November Ghost

by Scott Chitwood • Sunday November 23rd, 2008
Posted in Desktop Gallery, Fractal Flames

Twisting in autumnal winds, spirits of the earth and wood toss about, bringing colour and mystery to the lost hours between midnight and early dawn. Those of us who happen to catch a glimspe of their dance find our own wanderlust awakened, with visions of strange and unknown places haunting our dreams.

November Ghost

Widescreen (16:9) » 1440×900 » 1680×1050 » 1920×1200 » 2560×1600
Fullscreen (4:3) » 1024×768 » 1600×1200
Others » 1280×1024 » iPhone

Rendered in Oxidizer 0.5.6. Post processed in Photoshop CS as described below.

Some of the common techiques I use for post processing my Oxidizer renders are colour shifting and layer blending; these, more than anything help achieve the contrast and colour values that I personally find atractive. For this composition I went a few steps further, and doing so really helped me get to the next level. Give these filters a shot sometime, you might find them useful.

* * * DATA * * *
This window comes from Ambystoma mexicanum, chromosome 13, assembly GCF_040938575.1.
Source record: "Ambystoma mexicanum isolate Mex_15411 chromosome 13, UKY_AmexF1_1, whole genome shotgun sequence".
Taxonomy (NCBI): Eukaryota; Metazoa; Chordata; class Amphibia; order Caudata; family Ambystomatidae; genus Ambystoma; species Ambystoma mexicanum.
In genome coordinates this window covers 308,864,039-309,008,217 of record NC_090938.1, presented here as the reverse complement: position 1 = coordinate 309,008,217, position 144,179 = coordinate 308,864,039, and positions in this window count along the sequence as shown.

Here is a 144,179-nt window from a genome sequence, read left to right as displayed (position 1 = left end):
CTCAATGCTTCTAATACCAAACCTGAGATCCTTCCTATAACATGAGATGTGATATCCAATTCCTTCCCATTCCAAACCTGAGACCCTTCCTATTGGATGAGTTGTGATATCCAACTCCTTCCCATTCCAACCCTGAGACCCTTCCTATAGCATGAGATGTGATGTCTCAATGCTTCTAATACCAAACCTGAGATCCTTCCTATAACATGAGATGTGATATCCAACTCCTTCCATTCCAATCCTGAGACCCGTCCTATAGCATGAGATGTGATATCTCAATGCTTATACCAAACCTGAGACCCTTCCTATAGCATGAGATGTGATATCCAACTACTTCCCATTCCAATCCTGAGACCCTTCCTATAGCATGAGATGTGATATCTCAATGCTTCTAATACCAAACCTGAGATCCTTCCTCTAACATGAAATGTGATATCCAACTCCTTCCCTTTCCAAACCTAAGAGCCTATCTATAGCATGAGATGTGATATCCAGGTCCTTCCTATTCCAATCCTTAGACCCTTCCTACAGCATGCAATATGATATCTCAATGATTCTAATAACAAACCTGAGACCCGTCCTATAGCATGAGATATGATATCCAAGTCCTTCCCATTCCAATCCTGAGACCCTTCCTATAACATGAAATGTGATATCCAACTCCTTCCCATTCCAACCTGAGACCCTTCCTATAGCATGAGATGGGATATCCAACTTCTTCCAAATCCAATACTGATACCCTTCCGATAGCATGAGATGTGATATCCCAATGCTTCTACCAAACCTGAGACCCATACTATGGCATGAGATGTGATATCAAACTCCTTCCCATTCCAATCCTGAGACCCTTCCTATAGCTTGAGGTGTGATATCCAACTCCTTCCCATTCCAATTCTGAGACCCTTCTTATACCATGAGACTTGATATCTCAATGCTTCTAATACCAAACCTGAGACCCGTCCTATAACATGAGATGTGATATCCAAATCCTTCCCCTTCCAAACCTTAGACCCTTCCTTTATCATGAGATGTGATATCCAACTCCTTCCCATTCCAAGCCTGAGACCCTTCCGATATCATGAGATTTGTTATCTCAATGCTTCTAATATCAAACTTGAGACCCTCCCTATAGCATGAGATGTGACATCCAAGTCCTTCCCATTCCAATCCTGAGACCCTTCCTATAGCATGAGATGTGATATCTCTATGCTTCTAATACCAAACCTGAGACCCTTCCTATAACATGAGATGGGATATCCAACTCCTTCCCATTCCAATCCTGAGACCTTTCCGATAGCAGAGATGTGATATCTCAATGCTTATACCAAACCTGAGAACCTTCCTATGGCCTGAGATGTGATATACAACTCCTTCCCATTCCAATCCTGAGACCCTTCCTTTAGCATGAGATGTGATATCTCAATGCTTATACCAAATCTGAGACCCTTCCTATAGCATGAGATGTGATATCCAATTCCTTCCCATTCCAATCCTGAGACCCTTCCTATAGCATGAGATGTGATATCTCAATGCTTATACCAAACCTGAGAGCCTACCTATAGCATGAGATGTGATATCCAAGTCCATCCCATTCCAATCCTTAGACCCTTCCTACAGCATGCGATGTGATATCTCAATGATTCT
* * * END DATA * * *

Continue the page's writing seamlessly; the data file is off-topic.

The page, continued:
1. Copy the layer you want to work with.
  2. Apply filter: Stylize → Diffuse… → Anisotropic.
  3. Copy the new layer.
  4. Apply filter: Other → High Pass… → Setting 1.0.
  5. Blend ‘High Pass…’ layer over ‘Diffuse…’ layer using ‘Overlay’ mode.

What happens here is ‘Diffuse…’ creates a cleaner, more simplified copy of your art by applying a glow effect; this can help an overly busy noisy image, but it does so by sacrificing some sharpness. Rather than adding sharpness back in via any of the sharpening filters we’ll use ‘High Pass…’ and layer blending to do the job. But why? ‘High Pass…’, used sparingly (in my experience) doesn’t add extra noise to the composition; it is less destructive than traditional sharpening methods.

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